13. That no person shall be allowed to attend any Examination whose lame is not sent by the Prælector of his College to the Examiners before he cornmencement of the Examination.
14. That in every year at the first Congregation after the 10th day of Jctober, the Senate shall elect four Examiners, (who shall be members of he Senate, and nominated by the several Colleges according to the Cycle of Proctors and Taxors) to assist in conducting the Examinations of the three pllowing Terms.
15. That two of these Examiners shall confine themselves to the Classical Sabjects, and two to Paley's Moral Philosophy, Ecclesiastical History, the iets of the Apostles, and the Epistles.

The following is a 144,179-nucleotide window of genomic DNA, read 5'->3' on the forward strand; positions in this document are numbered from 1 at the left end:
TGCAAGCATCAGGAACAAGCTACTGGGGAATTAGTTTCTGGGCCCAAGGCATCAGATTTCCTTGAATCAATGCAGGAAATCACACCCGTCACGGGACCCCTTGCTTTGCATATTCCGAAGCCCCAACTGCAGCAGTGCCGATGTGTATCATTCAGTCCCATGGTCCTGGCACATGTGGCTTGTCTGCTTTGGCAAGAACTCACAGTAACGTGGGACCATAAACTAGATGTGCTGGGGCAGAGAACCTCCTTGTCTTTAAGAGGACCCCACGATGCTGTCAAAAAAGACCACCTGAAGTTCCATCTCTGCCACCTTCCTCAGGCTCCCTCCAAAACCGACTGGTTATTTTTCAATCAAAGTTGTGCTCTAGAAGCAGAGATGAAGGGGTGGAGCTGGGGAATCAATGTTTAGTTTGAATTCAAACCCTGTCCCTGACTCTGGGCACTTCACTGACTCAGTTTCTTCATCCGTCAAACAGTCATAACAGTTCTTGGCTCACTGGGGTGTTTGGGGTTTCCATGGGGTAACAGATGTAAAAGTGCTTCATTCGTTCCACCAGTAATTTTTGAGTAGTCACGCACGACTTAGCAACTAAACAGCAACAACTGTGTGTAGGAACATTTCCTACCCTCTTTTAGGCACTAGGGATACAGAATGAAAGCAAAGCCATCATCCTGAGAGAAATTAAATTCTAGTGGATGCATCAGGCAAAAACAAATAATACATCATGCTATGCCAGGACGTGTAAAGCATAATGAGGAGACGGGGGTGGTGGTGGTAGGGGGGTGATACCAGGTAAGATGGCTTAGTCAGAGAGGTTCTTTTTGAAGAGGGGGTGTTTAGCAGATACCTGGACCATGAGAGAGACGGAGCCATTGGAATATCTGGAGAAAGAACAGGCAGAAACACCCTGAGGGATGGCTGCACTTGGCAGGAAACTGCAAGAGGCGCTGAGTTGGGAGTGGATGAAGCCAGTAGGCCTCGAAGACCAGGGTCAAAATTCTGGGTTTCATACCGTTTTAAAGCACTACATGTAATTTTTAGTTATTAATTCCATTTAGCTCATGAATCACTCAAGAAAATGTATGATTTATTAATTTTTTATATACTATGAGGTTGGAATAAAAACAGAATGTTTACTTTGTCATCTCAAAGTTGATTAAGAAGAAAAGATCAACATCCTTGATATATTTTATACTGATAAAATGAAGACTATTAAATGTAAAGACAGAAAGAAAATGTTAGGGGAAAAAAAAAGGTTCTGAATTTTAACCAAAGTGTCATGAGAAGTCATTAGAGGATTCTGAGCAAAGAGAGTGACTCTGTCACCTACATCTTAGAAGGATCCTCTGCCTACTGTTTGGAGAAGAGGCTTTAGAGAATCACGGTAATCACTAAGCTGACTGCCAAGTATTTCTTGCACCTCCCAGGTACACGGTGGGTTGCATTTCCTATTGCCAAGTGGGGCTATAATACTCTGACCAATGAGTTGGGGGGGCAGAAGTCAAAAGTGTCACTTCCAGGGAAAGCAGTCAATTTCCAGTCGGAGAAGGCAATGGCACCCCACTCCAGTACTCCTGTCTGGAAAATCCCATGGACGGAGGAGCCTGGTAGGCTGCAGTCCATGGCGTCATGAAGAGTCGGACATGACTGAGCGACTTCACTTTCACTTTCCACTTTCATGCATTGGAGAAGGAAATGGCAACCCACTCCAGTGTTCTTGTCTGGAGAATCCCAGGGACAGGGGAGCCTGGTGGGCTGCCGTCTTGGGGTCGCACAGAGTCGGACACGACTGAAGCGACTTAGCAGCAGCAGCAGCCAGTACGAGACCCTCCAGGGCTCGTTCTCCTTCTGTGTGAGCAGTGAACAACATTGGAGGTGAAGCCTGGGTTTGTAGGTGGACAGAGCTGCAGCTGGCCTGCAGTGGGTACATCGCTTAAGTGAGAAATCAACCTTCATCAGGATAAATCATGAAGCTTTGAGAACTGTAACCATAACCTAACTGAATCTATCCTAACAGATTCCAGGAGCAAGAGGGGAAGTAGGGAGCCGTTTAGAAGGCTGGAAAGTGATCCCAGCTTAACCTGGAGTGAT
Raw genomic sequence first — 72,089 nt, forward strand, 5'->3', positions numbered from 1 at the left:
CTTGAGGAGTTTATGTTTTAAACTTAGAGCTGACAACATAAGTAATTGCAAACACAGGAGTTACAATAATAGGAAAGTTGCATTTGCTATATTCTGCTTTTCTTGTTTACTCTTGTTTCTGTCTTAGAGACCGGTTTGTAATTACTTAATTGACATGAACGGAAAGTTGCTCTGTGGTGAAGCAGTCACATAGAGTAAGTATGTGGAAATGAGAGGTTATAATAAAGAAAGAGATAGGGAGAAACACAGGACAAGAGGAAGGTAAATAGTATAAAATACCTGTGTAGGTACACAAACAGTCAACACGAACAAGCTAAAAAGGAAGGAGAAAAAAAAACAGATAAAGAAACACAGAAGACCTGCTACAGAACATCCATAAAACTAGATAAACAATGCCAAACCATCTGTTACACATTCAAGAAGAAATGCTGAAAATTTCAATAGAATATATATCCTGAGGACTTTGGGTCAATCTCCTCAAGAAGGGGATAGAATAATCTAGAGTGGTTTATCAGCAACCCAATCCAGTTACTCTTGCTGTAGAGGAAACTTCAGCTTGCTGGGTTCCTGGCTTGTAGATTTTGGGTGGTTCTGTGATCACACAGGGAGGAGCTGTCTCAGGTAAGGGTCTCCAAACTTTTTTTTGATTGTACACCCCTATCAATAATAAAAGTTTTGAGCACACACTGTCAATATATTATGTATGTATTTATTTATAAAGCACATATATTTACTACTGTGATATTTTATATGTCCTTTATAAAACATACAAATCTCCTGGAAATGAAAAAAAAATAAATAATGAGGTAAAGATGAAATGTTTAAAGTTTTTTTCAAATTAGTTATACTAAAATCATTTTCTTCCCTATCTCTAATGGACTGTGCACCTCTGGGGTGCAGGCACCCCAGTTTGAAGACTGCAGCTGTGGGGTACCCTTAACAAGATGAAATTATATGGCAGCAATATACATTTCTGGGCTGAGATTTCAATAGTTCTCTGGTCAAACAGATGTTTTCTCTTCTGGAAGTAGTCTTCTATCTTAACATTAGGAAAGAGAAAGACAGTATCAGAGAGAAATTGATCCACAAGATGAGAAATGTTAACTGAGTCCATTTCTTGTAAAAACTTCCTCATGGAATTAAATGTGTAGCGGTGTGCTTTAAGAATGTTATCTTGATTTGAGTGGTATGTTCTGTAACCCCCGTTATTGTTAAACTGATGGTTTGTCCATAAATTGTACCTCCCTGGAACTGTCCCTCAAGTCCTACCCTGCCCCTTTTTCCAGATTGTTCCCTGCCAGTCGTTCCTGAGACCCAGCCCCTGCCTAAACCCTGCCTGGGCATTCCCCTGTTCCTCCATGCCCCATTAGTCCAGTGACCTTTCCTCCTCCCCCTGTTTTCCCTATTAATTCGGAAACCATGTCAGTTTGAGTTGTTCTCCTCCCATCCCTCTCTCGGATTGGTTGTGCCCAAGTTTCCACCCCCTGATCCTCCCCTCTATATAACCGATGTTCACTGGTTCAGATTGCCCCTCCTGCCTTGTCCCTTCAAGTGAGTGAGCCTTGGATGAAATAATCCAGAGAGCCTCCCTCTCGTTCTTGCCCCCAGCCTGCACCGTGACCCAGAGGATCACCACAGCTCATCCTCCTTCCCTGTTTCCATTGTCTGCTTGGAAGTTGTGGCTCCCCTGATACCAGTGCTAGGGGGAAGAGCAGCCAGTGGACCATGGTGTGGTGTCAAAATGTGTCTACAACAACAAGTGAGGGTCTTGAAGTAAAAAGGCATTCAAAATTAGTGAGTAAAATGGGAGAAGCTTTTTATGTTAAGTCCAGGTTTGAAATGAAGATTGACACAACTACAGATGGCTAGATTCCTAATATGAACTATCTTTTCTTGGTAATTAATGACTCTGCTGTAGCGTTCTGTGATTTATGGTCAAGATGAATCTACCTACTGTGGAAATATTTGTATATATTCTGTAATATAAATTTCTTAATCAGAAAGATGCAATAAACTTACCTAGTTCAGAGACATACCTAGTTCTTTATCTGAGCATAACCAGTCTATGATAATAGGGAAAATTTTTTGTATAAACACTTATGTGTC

16. That the two Examiners in the Mathematical Subjects, at the Exmination in January, be as hitherto the Moderators of the year next but one reeeding; and that at the other three Examinations the Moderators for the ime being examine in the Mathematical Subjects.
17. That each of the six Examiners shall receive £20 from the Univerity Chest.
18. That the Pro-Proctors and two at least of the Examiners attend in he Senate-House during each portion of the Examination in January.
SCHEDULE OF THE ORDER OF DAYS, HOURS, SUBJECTS, AND EXAMINERS
AT THE GENERAL QUESTIONISTS' EXAMINATION.
SCHEDULE of MATHEMATICAL SUBJECTS of Examination, for
the Degree of B.A. of Persons not Candidates for Honors.
ARITHMETIC. Addition, subtraction, multiplication, division, reduction, rule of three
the same rules in vulgar and decimal fractions : practice, simple and compound interest, discount, extraction of square and cube roots; du decimals, together with the proofs of the Rules and the reasons for the processes employed.